EVANSTON, Ill. - If one were to walk past Vince Biegel and Joe Schobert on the street, they would likely be mistaken for a washed out ‘80s cover band than two talented outside linebackers on Wisconsin’s defense.
Schobert’s entire head is a mop of matted madness while Biegel’s mullet has been growing rapid and out of control for almost a year. He does maintain some grooming, having a buddy shave the motion W and other caricatures into the side of his physique, but he maintains that he’s still all business in the front and party in the back.
The hair idea was designed with the intention of having their hair cut at the end of the season by patients from the children’s hospital, but also has created a sense of camaraderie between a group of linebackers wanting to literally let their hair down and have some fun.
“We’re a fun group,” said Biegel. “Not just myself and Schobert but Derek Landisch, Marcus Trotter and all the guys this year have really come together as a unit. I love those guys. We’ve become best friends on and off the field. I get to have fun with them this year and I’m going to battle my (butt) off for them.”
Entering Wisconsin’s Big Ten conference opener against Northwestern this afternoon here at Ryan Field, the Badgers (3-1) have put up impressive numbers in a small sample size. Leading the Big Ten in both scoring defense (14.5 points per game) and total defense (260.8 yards per game), Wisconsin is one of just four schools to rank among the nation’s top 20 in all four major statistical categories (scoring defense, total defense, rushing defense, passing defense), joining Baylor, Louisville and TCU.
And the Badgers have done it with an entirely new front seven and no stout, experienced linebackers like Ethan Armstrong, Chris Borland, Brendan Kelly and a cast of others they had at their disposal last year.
“We’ve had key guys leave, but we had a lot of experienced guys come back,” said Biegel. “I knew defensively we would be all right up front. We are where we thought we would be.”
Biegel was confident by the way defensive coordinator Dave Aranda structured packages on the defense. While Borland hardly left the field, Wisconsin relied on Biegel, Landisch, Schobert and others on passing or high-stressed downs, bringing those players in for their speed and abilities.
So when people saw that Wisconsin graduated all seven starters from the defensive front prior to the season, Biegel knew the numbers were misleading.
“Last year I was a situational player, a third-down pass rusher, along with Joe,” said Biegel. “This year with me and Joe being starters, our roles are increased, but we still expect big plays for ourselves. I think we expect big players from each other and we’ll make big plays this season.”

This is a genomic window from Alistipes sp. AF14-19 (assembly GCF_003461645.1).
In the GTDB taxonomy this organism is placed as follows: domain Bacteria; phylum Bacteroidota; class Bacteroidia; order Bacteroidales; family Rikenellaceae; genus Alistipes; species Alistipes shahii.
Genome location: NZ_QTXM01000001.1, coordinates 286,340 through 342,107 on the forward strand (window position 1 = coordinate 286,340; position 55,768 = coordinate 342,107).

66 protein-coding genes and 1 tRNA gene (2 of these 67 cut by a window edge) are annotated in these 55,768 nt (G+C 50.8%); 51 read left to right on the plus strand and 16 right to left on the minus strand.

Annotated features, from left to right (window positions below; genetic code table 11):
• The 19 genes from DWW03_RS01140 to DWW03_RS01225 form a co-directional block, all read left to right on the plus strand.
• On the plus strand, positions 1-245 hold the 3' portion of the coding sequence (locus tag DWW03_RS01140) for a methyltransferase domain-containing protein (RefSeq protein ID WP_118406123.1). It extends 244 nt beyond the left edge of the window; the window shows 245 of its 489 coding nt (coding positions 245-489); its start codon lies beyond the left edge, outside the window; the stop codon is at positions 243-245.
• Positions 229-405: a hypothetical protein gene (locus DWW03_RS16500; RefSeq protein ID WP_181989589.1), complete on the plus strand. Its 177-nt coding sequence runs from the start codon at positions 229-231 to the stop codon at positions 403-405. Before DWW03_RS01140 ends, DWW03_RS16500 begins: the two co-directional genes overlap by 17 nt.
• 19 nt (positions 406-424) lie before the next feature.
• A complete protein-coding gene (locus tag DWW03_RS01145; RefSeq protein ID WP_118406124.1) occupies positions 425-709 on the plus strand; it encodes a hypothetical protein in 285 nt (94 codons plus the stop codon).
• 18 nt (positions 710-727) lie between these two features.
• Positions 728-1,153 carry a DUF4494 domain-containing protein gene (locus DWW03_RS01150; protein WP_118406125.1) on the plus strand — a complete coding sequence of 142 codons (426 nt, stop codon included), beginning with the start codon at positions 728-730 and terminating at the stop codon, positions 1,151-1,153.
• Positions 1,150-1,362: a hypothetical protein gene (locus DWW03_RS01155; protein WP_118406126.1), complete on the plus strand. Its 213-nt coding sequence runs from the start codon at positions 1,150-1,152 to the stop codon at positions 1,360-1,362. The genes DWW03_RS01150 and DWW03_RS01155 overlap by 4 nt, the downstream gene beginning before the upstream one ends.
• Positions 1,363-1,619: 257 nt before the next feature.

Landisch leads the Big Ten in tackles for loss at 1.5 per game and ranks in a tie for fifth in the league in sacks with three on the season. Schobert’s close behind with five tackles for loss while Biegel has filled the stat sheet with sacks, tackles for loss, forced fumbles and fumble recoveries.
Last weekend, thanks to Biegel’s fumble recovery and the overall effectiveness of the defense, South Florida only ran 13 plays in the second half.
“We expect to play great defense, but to be in the position that we're in and the bottom line is points,” said Wisconsin coach Gary Andersen. “And (14.3) points a game is what they're giving up, which is great to see. I would never say I'm overly surprised. But I'm happy with where they sit at this point. If they can sustain that and maintain that for 12 regular season games, they will be a special defense. So time will tell, but I like where they are.
Part of that impressiveness comes from what Wisconsin doesn’t have on the field. Not only are the Badgers without Borland, senior Warren Herring – one of the unquestioned vocal and physical leaders of the Badgers’ defense – has out for the past three games, for this afternoon’s game and likely next week’s home game against Illinois as he continues to rehab a knee injury suffered in the third quarter of the season opener. Even without him on the field, UW is giving up an average of only 10.0 points per game.
“Warren is a huge part of this defense as a physical leader, an emotional leader and a guy we rely on to make big plays,” said Biegel. “I was confident with the depth we had on the line.”
Biegel’s premonitions have been proven correct. Over the last three weeks, sophomore Arthur Goldberg has developed into a run-stopping threat at nose tackle and Chikwe Obasih as a disruptive pass rusher at the end, adding another layer of physicality that offenses have to scheme for.
A year ago, Goldberg was watching from the sidelines behind Herring and Beau Allen and Obasih was redshirting, focusing on getting stronger in the weight room.
“The biggest surprise for me is Chikwe; how he approaches the game and comes in consistently every single weekend,” said Biegel. “He’s a guy we can rely on. Arthur stepping up as a starter on base defense also gets me excited to see him grow as a football player.”
Over the last three weeks of the season, Biegel has seen the young defense mold and develop strategies against up-tempo offenses, pro-style offenses and spread offenses, coming away successful each time. But in order for him to clearly understand how good this defense will be, Biegel needs to see it tested, which is what he’ll get over the next eight conference game, starting with Northwestern.
“I think Big Ten season speaks for itself, but the freshmen need to understand the importance that every single game counts,” he said. “It doesn’t matter if you’re playing a smaller school or a bigger school, every game counts in the standings. You have to approach every Big Ten game the same.”